Sunday, November 1, 2020

Autistic talents in the workplace are going to waste

J.T. Buchheit

Autistic talents in the workplace are going to waste

The unemployment rate for autistic people is staggering. There are many differing statistics, but they all show an extremely high level of unemployment. A 2014 study from the Bureau of Labor Statistics had only 19.3% of the autistic population working or seeking job opportunities. This is a lower employment rate than that of any neurological disorder.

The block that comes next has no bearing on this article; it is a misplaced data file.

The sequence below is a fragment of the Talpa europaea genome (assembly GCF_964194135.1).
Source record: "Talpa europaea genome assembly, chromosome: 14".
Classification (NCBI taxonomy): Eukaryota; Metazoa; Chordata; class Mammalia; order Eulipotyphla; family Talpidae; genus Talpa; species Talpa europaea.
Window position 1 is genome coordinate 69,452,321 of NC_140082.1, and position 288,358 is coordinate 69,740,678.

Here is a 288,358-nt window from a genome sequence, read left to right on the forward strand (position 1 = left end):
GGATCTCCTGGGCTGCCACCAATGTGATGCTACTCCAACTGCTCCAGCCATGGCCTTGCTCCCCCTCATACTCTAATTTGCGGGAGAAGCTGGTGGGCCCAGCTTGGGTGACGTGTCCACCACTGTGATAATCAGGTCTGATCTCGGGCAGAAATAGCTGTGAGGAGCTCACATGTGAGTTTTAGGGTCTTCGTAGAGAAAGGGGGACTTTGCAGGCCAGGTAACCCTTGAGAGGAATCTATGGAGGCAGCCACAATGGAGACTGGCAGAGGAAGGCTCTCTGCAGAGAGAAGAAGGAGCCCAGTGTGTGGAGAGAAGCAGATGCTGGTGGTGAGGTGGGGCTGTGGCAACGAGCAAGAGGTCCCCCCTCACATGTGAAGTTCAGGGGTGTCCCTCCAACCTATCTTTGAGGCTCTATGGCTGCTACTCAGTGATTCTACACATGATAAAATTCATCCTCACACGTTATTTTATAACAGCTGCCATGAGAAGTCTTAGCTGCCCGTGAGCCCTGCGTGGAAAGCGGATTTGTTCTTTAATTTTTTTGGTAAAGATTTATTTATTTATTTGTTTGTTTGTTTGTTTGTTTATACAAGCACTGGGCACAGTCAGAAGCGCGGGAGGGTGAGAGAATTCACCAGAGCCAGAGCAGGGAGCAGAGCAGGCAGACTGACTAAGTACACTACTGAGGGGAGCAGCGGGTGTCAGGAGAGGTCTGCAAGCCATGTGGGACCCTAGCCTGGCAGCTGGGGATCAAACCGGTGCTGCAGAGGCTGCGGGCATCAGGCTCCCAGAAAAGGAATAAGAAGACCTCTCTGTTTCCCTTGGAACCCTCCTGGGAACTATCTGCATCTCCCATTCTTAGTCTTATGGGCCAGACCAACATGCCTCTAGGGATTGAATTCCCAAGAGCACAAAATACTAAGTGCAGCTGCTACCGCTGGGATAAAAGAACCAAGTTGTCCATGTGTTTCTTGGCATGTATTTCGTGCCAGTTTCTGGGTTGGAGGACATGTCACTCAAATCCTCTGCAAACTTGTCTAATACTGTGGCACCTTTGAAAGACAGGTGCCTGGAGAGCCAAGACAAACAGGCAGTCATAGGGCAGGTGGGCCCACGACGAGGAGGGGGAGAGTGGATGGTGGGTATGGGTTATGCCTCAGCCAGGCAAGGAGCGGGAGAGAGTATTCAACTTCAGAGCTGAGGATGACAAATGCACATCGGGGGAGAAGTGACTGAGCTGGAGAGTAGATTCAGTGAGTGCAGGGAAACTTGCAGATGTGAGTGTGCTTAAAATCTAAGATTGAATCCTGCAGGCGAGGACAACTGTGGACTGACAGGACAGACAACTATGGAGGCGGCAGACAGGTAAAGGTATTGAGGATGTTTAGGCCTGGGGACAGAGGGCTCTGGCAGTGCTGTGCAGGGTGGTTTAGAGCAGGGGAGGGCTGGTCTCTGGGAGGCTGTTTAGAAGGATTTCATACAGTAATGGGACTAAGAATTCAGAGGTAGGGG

The worst part about this is that most employers are completely unaware of the benefits autistic people can provide a workplace. Many of us are extremely honest, diligent, and detail-oriented people, and we can flourish in many occupations that are beyond the entry-level status many people pigeonhole us into. The main reason for this lack of jobs is employers' preferred way to select candidates: personality tests and job interviews. I believe both of these are extremely unfriendly toward autistic people. The personality tests emphasize "soft skills" and often ask questions including rating one's ability to read nonverbal communication, and they also sometimes provide short-answer questions about how one would approach difficult situations, thus testing emotional intelligence. These tests either require a person to lie and appear to have a personality perfect for the job or tell the truth and be rejected for not possessing the desirable soft skills. If an autistic person manages to land an interview, the odds are once again not in their favor. A popular study revealed that neurotypicals feel less comfortable toward autistics based on small judgments when met face to face ( In an interview, where first impressions are paramount, this is bad news. The only way I have been able to land jobs was showing the interviewers my skills firsthand. But many autistic people don't have the luxury to show their skills, which is a real shame, because in jobs that require extreme attention to detail, many autistics actually have an advantage over neurotypical people in the natural skills they possess, lending more evidence to the theory that we are different from neurotypicals, not inferior to them. All too often, employers are only aware of the harmful misconceptions of autism, leading them to believe we aren't worth hiring because we would just be a hindrance. If they are aware of any positive traits of autism at all, it is often the "IT nerd" stereotype, which does not help those of us in other fields. I believe the hiring system needs work to better accommodate autistic people and give us more of a chance to show what we can do and how we can provide benefits to companies because of our unique styles of thinking. When companies talk about how they embrace diversity, neurodiversity is all too often left out. That needs to change. Not only will more autistic people benefit from finding gainful employment, but employers will realize that we can be a massive boon to their companies as well.

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